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  • Supporting people to contribute and do things they enjoy

Grapevine - Connecting for good movement Tackling isolation and disadvantage to build better lives


Grapevine Coventry and Warwickshire - Connecting For Good movement. Grapevine helps all kinds of people experiencing isolation, poverty and disadvantage to build better lives. It does this by offering practical guidance, advocacy and support centred around the person.

What is the problem this innovation solves?

Frustrated by the ineffectiveness of traditional service models and the reduction in public services we’ve searched for new solutions that unlock the abundant pre-existing resources in communities and solve problems for good. Social isolation is the root cause of many of the problems affecting people with learning disabilities - leaving them open to harassment, cruelty, abuse and crisis intervention or service dependency.


Our social movement approach transcends the model that says every problem needs another project and instead puts the emphasis on unlocking people’s capabilities to help themselves and those around them. The Connecting for Good (CfG) movement creates multiple isolation tackling initiatives led by hundreds of Coventry people in a way that is emphatically ‘bottom up’ and enables them to sustain each one.

Evidence base

We’ve been using social movement inspired approaches since 2015 when our local Public Health Dept funded our Good to Go (GtG), a people-driven collection of initiatives tackling physical inactivity among disabled people and those with long-term conditions. GtG focused on local people’s skills, energy and potential. Its evaluation found it generated wildly more resource and outcomes than expected. 

We know it works because of GtG’s success where 1,467 participants experienced “extensive personal physical and mental health benefits – both direct and indirect” (Re:valuation of Grapevine 2017).

Expected impact

CfG has the potential to benefit at least 1,500 people with learning disabilities and a further 1,500 other people experiencing isolation. We will place no limits on who takes part or benefits. This will make CfG a richer and more sustainable resource for its most vulnerable members and means beneficiaries will also include untargeted participants. They will likely include job seekers, recent arrivals, new parents, older people, people with mental health issues, or those experiencing long term health conditions.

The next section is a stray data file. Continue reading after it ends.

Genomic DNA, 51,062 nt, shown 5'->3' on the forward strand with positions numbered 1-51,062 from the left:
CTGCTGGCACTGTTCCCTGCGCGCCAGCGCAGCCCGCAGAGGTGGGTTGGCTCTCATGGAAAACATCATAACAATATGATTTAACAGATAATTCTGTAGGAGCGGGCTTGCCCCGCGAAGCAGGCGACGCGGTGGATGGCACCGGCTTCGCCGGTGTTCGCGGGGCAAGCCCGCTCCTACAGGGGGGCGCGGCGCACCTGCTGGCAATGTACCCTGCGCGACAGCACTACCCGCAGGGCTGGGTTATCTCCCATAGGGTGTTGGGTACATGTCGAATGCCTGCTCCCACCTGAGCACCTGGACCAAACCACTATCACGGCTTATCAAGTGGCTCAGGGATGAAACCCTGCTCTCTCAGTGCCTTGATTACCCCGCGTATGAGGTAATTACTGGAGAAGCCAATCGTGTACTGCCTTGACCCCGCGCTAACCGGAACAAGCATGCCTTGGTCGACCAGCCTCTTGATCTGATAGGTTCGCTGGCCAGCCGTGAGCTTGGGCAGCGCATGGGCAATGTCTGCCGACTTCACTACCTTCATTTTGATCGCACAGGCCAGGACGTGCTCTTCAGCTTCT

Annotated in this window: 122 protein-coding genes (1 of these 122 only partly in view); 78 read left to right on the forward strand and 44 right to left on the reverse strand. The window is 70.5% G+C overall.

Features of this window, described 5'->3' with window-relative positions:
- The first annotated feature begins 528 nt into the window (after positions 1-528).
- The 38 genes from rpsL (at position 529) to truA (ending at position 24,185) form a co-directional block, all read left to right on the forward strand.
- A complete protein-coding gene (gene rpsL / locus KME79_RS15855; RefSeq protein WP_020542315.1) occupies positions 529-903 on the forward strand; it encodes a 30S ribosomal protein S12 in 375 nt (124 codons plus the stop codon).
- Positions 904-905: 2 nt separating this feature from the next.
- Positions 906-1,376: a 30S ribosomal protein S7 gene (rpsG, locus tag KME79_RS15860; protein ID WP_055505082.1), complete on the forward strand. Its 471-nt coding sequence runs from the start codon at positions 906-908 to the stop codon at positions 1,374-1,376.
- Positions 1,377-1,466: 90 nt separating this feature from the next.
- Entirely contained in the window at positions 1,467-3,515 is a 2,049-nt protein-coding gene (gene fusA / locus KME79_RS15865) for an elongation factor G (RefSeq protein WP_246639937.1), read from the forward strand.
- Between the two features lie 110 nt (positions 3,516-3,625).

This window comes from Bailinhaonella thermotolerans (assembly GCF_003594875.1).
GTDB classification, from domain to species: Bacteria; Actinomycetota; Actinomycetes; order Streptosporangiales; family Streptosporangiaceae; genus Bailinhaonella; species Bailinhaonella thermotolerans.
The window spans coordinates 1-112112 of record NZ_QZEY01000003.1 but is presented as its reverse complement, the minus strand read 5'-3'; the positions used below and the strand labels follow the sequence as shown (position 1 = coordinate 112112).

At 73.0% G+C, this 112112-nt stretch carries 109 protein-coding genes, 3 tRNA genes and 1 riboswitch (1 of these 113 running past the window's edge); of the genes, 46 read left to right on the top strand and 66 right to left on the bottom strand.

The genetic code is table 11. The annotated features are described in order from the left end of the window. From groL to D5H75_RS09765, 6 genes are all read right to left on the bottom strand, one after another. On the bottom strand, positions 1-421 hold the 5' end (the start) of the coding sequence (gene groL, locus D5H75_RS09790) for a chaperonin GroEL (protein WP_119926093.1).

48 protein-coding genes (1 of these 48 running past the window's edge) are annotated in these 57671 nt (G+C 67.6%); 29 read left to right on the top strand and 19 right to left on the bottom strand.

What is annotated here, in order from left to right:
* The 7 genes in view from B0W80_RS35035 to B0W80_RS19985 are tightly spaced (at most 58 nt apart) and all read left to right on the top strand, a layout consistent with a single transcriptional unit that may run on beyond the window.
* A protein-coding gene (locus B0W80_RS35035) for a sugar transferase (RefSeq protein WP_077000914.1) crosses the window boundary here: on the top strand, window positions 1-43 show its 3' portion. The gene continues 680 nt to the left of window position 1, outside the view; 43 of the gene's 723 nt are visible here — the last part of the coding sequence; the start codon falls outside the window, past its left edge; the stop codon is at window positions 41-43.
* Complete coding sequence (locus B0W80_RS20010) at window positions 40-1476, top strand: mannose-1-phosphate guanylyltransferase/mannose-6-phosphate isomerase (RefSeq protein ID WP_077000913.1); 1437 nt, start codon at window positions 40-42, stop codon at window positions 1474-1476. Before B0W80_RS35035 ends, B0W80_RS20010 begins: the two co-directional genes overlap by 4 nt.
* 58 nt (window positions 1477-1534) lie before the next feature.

Some participants will not be isolated. And through taking part they never will be. Or should they become at risk then they will have stronger networks to help them. Being involved is protective. Everyone benefits. Everyone contributes. 

When we put people in the lead of GtG the movement’s emergent and dynamic nature made its expected outcomes only part of the story. With CfG we expect multiple direct, indirect, intended and unintended outcomes that will suit a developmental tracking approach best.

Stage and spread (where it is/how much is there?)

Early stage in Coventry but building out from a 3 year track record.

What would councils/health organisations/local areas need to do or have in place to enable it to happen?

It requires a radically different approach to commissioning which is non-prescriptive and trust based building on the work of Collaborate CIC and Newcastle University. Putting people in the lead of creating movements for change that can solve complex social problems requires different funding relationships than those for services and projects. Big Lottery is leading the way on how funders can change.

What would kill it?

Prescriptive linear commissioning for inputs, outputs and outcomes.

Where to go for more information?